Bertuzzi Reinstated to NHL After Suspension
NEW YORK – Vancouver Canucks (search) forward Todd Bertuzzi (search), whose blindside punch left Colorado's Steve Moore (search) with a broken neck, was reinstated by the NHL on Monday.
Bertuzzi was suspended for the final 13 regular-season games of the 2003-04 season and the Stanley Cup playoffs. His banishment continued throughout last season's NHL lockout, which kept Bertuzzi from playing in the World Cup of Hockey last September and the past two world championships.
He also was barred from playing in any European league last season.
Bertuzzi and Moore met with NHL commissioner Gary Bettman (search) for Bertuzzi's reinstatement hearing on April 26. The Vancouver right wing needed the commissioner's approval before being allowed back into the league.
"I find that the appropriate discipline to be imposed for Mr. Bertuzzi's conduct on March 8, 2004 is the suspension that has been served to date," Bettman said in a statement.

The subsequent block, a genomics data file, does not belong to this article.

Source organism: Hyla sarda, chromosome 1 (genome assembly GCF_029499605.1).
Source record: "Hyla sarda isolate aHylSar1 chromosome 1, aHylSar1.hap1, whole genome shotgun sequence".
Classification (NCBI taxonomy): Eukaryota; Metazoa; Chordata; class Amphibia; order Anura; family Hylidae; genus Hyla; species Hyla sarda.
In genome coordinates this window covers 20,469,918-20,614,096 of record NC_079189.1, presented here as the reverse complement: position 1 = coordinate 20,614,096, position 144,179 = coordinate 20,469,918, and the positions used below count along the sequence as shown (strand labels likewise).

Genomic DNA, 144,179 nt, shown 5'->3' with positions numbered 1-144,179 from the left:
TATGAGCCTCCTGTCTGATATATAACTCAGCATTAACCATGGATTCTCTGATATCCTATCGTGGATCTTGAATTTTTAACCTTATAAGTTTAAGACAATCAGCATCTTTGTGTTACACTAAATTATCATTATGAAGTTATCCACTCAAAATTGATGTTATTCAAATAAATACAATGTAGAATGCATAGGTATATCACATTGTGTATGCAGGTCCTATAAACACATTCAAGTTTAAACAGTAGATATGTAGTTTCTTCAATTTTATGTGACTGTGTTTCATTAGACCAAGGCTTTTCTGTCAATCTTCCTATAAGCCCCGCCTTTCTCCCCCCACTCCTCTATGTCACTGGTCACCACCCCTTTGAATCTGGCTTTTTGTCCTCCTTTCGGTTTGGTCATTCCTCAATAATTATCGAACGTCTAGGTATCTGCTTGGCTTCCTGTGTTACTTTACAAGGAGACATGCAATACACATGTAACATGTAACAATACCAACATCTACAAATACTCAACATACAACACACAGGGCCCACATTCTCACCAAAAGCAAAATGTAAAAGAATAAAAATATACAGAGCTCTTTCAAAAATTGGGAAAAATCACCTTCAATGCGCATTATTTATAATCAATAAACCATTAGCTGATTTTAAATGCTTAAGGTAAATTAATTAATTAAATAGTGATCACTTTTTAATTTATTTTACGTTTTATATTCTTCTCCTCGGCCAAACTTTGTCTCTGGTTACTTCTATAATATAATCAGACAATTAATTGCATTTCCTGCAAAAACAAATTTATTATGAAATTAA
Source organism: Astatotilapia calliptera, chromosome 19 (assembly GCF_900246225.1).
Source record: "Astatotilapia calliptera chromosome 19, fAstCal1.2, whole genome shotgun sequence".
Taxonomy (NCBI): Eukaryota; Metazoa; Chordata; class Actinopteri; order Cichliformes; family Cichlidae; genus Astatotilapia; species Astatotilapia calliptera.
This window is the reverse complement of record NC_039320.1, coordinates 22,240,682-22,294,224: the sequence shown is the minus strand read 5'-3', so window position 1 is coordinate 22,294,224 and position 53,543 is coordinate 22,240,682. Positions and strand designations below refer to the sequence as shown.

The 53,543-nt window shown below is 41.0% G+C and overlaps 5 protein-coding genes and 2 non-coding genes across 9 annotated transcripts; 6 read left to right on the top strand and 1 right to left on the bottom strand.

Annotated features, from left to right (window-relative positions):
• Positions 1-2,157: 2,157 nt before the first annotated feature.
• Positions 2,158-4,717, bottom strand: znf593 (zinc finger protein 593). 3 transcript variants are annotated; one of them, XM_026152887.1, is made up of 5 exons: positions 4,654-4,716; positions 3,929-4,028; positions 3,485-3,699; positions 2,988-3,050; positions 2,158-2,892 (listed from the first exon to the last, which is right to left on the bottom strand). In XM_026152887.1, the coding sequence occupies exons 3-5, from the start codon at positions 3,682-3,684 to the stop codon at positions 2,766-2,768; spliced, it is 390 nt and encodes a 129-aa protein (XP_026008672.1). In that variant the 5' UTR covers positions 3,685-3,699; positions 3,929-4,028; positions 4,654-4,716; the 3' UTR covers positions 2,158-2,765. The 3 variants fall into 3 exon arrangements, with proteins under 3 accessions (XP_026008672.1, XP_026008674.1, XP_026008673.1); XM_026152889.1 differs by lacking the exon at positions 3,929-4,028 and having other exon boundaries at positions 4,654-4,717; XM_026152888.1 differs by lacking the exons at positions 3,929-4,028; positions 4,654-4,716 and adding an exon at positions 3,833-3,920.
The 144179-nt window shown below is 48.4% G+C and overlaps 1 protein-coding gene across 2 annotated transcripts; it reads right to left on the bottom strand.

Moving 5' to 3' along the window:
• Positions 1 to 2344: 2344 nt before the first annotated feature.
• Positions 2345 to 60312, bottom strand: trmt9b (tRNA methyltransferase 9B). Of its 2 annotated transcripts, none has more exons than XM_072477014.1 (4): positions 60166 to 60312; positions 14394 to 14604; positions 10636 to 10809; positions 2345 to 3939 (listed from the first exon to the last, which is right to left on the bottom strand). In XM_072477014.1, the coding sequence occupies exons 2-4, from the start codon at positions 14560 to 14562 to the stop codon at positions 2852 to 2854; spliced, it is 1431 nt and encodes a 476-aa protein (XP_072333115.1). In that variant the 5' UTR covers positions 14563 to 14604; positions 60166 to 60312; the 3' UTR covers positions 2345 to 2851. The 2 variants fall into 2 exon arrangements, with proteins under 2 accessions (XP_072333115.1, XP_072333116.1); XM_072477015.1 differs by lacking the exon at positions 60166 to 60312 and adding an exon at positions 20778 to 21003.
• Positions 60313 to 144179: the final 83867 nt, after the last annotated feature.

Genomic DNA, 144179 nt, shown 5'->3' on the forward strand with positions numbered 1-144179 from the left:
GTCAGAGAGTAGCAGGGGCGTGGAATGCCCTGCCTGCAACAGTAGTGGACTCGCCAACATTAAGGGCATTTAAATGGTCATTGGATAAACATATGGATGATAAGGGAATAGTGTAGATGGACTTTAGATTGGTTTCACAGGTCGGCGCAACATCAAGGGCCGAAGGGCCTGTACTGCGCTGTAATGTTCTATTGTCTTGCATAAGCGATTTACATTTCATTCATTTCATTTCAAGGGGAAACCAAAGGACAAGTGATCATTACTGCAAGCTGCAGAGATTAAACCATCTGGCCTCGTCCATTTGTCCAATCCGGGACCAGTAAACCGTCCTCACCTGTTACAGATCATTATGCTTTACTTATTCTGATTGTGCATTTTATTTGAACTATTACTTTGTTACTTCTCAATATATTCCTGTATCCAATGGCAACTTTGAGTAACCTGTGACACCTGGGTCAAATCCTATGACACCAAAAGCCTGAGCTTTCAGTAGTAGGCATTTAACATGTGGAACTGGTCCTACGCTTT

The suspension cost Bertuzzi $501,926.39 in salary. He is due to earn $5,269,333 from the Canucks in the upcoming season.
Moore might never play again because of Bertuzzi's vicious blow in Vancouver on March 8, 2004. The NHL waited over a year to hold Bertuzzi's hearing because of the lockout. Bettman waited nearly four more months to announce his decision to let him onto the ice.
Bertuzzi was suspended indefinitely following the hit. Moore was left with a broken neck, a concussion and no guarantee that he'd still be a professional hockey player.
With the Avalanche ahead 8-2 in the game, Bertuzzi grabbed Moore from behind, punched him on the side of his head and then landed on top of Moore, driving his head into the ice. The bloodied Colorado player was removed on a stretcher.
The attack was seen as retaliation for a hit Moore put on Vancouver star Markus Naslund that left the Canucks captain with a concussion and sidelined him for three games.
"Mr. Bertuzzi's actions were deserving of an appropriately harsh sanction," Bettman said. "There is no question that Mr. Bertuzzi's actions clearly went well beyond what could ever be considered acceptable behavior in the National Hockey League. Mr. Bertuzzi must be held responsible for the results of his actions, and the message must be delivered loudly and forcefully that the game will not tolerate this type of conduct."
Bertuzzi first asked for his reinstatement hearing last December, around the time he pleaded guilty in a Vancouver court to criminal assault and was given a conditional discharge. He faced up to 18 months in prison.
Moore is an unrestricted free agent after not being re-signed by the Avalanche.